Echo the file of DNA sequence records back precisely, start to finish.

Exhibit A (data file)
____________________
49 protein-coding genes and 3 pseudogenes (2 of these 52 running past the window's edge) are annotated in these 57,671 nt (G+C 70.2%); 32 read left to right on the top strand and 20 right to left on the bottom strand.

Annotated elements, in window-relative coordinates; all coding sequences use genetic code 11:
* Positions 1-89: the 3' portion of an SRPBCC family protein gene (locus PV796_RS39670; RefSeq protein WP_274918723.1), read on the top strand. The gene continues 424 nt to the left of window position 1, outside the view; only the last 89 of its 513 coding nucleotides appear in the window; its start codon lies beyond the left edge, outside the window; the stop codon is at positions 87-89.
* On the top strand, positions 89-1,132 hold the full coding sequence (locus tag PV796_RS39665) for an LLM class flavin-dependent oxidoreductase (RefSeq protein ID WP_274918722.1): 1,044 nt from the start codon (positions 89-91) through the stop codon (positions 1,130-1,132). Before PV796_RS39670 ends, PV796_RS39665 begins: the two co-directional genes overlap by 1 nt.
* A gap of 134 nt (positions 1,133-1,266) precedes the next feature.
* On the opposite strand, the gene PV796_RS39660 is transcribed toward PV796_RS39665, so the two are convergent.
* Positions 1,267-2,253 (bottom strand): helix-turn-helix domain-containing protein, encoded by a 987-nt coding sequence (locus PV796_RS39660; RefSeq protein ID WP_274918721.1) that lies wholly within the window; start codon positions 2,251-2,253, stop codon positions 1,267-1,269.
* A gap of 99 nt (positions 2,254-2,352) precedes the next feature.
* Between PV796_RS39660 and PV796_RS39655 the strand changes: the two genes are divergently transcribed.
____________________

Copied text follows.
49 protein-coding genes and 3 pseudogenes (2 of these 52 running past the window's edge) are annotated in these 57,671 nt (G+C 70.2%); 32 read left to right on the top strand and 20 right to left on the bottom strand.

Annotated elements, in window-relative coordinates; all coding sequences use genetic code 11:
* Positions 1-89: the 3' portion of an SRPBCC family protein gene (locus PV796_RS39670; RefSeq protein WP_274918723.1), read on the top strand. The gene continues 424 nt to the left of window position 1, outside the view; only the last 89 of its 513 coding nucleotides appear in the window; its start codon lies beyond the left edge, outside the window; the stop codon is at positions 87-89.
* On the top strand, positions 89-1,132 hold the full coding sequence (locus tag PV796_RS39665) for an LLM class flavin-dependent oxidoreductase (RefSeq protein ID WP_274918722.1): 1,044 nt from the start codon (positions 89-91) through the stop codon (positions 1,130-1,132). Before PV796_RS39670 ends, PV796_RS39665 begins: the two co-directional genes overlap by 1 nt.
* A gap of 134 nt (positions 1,133-1,266) precedes the next feature.
* On the opposite strand, the gene PV796_RS39660 is transcribed toward PV796_RS39665, so the two are convergent.
* Positions 1,267-2,253 (bottom strand): helix-turn-helix domain-containing protein, encoded by a 987-nt coding sequence (locus PV796_RS39660; RefSeq protein ID WP_274918721.1) that lies wholly within the window; start codon positions 2,251-2,253, stop codon positions 1,267-1,269.
* A gap of 99 nt (positions 2,254-2,352) precedes the next feature.
* Between PV796_RS39660 and PV796_RS39655 the strand changes: the two genes are divergently transcribed.